The last technique I gave for back propogation has a serious flaw, but I think the criteria and general approach are good. Here's a much better algorithm:
- Compute a weight for each node. This is done by answering the question 'If I walk randomly along certifications, with probability x of stopping at each hop, which is the probability that I will stop at this node?' The stopping probability is parameterizable.
- Compute a weight of of spammerness of each node. To do this, for each node subdivide its weight among everyone it claims sent spam, and add up the claims of spammerness for each node. Then multiply by a fraction, say around 1/5. This fraction is parameterizable, and reflects a tradeoff between judiciousness of stopping spam versus difficulty of fraudulent censorship.
- Use spam values to neutralize weights. If a node has weight x and spam value x + y, then the node's weight becomes 0 and the remaining value y is used to neutralize the nodes which certified that one, possibly completely neutralizing them and requiring furthur back-propogation.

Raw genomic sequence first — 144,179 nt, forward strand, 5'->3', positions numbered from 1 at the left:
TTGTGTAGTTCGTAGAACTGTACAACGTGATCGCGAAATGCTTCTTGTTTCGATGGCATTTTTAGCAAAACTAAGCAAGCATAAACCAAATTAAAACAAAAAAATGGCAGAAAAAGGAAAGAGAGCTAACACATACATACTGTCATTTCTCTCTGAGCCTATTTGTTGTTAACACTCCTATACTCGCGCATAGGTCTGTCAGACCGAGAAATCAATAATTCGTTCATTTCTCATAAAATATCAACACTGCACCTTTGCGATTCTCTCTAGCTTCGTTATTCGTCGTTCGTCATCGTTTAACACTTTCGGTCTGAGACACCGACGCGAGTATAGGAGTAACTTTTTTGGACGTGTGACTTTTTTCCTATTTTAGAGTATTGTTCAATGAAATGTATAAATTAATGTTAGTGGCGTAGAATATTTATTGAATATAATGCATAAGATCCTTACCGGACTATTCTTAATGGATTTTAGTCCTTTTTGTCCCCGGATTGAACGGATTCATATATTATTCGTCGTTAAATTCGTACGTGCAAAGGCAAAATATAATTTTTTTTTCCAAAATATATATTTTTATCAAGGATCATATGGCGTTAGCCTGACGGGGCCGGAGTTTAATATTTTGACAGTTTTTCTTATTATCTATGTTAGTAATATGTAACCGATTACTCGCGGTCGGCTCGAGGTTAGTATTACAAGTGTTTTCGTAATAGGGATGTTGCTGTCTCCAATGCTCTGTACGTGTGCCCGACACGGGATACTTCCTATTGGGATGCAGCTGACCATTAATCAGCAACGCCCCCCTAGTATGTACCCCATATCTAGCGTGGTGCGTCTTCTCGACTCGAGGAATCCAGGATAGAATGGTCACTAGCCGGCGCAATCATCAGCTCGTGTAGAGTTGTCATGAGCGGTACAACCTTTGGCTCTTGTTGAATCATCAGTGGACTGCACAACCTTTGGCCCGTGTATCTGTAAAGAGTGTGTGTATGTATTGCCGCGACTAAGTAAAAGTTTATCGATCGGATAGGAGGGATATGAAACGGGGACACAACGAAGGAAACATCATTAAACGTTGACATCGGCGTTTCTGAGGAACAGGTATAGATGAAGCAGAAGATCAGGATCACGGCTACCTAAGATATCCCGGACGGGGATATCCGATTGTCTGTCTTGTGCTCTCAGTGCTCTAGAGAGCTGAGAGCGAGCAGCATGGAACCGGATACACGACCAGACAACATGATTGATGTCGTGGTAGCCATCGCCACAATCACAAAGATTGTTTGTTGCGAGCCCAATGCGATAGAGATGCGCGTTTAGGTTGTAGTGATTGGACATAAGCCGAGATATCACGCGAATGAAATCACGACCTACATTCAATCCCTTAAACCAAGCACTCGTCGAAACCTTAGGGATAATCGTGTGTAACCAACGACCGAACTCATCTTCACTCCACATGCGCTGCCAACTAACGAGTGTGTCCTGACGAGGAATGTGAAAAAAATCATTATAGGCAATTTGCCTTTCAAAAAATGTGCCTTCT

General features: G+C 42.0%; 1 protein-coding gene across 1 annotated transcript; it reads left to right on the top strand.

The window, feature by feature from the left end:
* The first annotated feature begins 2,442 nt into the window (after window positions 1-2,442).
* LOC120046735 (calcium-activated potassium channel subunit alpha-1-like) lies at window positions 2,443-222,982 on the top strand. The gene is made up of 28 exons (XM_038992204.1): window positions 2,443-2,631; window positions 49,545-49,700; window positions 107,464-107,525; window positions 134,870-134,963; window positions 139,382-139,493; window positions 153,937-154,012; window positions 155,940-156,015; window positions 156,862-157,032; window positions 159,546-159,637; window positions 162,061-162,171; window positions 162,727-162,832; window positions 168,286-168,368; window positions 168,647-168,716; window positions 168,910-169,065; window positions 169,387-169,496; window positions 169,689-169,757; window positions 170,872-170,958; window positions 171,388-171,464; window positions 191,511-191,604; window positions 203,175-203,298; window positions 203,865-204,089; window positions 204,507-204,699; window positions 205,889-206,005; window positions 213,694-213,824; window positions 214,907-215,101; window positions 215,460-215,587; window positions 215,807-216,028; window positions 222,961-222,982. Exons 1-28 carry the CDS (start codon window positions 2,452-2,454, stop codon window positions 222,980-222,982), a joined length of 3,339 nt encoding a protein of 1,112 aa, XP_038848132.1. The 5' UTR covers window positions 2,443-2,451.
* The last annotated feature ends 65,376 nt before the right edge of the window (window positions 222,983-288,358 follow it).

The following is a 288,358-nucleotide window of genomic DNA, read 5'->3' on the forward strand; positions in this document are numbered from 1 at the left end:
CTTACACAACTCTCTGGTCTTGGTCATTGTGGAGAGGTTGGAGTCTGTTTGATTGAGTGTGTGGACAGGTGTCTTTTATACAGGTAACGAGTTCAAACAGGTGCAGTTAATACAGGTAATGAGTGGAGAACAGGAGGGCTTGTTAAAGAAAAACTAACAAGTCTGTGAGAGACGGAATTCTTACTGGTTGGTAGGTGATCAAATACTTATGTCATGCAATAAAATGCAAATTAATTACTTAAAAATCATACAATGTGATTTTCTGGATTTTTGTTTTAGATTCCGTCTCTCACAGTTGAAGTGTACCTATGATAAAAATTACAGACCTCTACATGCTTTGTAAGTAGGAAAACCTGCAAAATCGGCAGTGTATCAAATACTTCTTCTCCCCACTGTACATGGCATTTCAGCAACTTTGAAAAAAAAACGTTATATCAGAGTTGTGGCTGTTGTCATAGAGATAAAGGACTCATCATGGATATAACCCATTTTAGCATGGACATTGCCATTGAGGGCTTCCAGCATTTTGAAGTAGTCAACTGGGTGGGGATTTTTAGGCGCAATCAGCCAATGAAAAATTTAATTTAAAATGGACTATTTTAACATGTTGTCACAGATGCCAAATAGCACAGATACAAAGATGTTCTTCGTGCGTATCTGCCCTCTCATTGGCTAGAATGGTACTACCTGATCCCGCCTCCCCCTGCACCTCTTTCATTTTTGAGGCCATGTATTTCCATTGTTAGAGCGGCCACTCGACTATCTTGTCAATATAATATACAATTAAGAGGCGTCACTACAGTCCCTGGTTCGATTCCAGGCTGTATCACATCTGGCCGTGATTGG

Mail is accepted from any node which there's a path to along certification edges over nodes which have weight greater than zero.
I've glossed over some details, but that covers all the important points. I'm very enamored of this approach. It's extremely untuitively compelling, and all the steps in it can be done or at least very well approximated in essentially linear time. It looks like we have an algorithm which really can expand to a global scale now.
Web pages which make their hyperlinks non-underlined drive me absolutely batshit. I wish there was a browser option to always underline even when the page says not to.